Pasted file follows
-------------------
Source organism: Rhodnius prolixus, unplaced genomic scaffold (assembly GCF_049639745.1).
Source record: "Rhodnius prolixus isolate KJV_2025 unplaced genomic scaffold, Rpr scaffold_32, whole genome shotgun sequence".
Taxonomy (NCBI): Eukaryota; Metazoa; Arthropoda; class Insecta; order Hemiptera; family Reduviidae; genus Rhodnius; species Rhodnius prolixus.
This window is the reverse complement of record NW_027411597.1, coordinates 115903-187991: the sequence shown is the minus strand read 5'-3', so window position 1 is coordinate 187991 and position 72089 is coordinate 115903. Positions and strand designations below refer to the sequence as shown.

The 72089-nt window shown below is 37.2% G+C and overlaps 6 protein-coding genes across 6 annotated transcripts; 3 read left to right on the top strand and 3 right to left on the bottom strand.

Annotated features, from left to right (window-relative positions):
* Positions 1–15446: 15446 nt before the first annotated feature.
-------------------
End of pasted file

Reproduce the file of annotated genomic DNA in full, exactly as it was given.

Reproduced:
Source organism: Rhodnius prolixus, unplaced genomic scaffold (assembly GCF_049639745.1).
Source record: "Rhodnius prolixus isolate KJV_2025 unplaced genomic scaffold, Rpr scaffold_32, whole genome shotgun sequence".
Taxonomy (NCBI): Eukaryota; Metazoa; Arthropoda; class Insecta; order Hemiptera; family Reduviidae; genus Rhodnius; species Rhodnius prolixus.
This window is the reverse complement of record NW_027411597.1, coordinates 115903-187991: the sequence shown is the minus strand read 5'-3', so window position 1 is coordinate 187991 and position 72089 is coordinate 115903. Positions and strand designations below refer to the sequence as shown.

The 72089-nt window shown below is 37.2% G+C and overlaps 6 protein-coding genes across 6 annotated transcripts; 3 read left to right on the top strand and 3 right to left on the bottom strand.

Annotated features, from left to right (window-relative positions):
* Positions 1–15446: 15446 nt before the first annotated feature.